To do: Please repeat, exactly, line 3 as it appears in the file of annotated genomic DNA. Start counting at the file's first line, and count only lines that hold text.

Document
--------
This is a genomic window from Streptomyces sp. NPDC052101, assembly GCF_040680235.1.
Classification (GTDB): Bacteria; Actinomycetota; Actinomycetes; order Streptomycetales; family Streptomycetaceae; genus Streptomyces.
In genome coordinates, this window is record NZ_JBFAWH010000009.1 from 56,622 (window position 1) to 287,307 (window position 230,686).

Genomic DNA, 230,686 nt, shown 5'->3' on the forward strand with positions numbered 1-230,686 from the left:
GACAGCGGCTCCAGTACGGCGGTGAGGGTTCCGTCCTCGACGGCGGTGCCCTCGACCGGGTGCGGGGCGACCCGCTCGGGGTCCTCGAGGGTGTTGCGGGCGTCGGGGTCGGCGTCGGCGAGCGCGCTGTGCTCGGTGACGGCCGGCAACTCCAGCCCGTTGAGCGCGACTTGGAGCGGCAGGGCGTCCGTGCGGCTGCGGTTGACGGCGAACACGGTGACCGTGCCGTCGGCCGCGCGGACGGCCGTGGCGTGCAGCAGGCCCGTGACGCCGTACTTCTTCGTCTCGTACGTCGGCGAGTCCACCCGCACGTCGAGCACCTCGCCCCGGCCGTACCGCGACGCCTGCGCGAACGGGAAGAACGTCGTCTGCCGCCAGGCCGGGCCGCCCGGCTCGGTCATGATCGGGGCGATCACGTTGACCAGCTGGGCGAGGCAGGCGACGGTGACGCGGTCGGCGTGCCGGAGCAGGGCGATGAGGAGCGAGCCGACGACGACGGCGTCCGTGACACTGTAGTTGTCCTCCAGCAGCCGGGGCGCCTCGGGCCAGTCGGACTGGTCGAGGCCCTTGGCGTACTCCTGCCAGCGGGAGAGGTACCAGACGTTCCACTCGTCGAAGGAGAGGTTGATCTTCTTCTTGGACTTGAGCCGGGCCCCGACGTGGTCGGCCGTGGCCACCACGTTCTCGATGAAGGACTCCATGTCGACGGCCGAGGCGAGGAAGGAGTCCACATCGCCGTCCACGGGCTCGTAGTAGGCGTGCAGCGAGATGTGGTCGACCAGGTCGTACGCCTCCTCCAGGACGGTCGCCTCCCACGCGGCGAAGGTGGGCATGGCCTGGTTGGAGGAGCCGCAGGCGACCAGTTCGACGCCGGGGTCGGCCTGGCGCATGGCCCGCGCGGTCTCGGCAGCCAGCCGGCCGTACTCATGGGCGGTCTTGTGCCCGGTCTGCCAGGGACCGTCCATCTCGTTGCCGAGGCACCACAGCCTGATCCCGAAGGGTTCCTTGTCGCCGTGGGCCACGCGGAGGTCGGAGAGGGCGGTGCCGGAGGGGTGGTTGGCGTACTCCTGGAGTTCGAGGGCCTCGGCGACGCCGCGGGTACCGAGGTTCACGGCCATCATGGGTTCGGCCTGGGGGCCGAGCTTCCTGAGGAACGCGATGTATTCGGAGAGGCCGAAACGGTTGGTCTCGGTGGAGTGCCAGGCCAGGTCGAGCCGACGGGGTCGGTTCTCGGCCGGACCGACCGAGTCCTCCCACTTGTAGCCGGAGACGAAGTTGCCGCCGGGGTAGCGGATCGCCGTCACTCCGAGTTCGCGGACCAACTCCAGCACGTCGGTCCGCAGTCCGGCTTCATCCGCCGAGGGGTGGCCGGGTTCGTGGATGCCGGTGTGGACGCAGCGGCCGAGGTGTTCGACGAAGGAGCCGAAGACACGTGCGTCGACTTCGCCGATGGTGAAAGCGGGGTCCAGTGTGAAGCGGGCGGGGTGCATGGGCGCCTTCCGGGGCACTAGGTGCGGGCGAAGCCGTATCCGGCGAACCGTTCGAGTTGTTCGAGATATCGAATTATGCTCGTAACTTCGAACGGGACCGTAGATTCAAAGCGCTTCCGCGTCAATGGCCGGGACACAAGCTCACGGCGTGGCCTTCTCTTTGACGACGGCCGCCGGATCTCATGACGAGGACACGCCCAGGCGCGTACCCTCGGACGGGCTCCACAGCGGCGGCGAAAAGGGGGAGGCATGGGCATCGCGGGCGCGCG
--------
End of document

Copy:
In genome coordinates, this window is record NZ_JBFAWH010000009.1 from 56,622 (window position 1) to 287,307 (window position 230,686).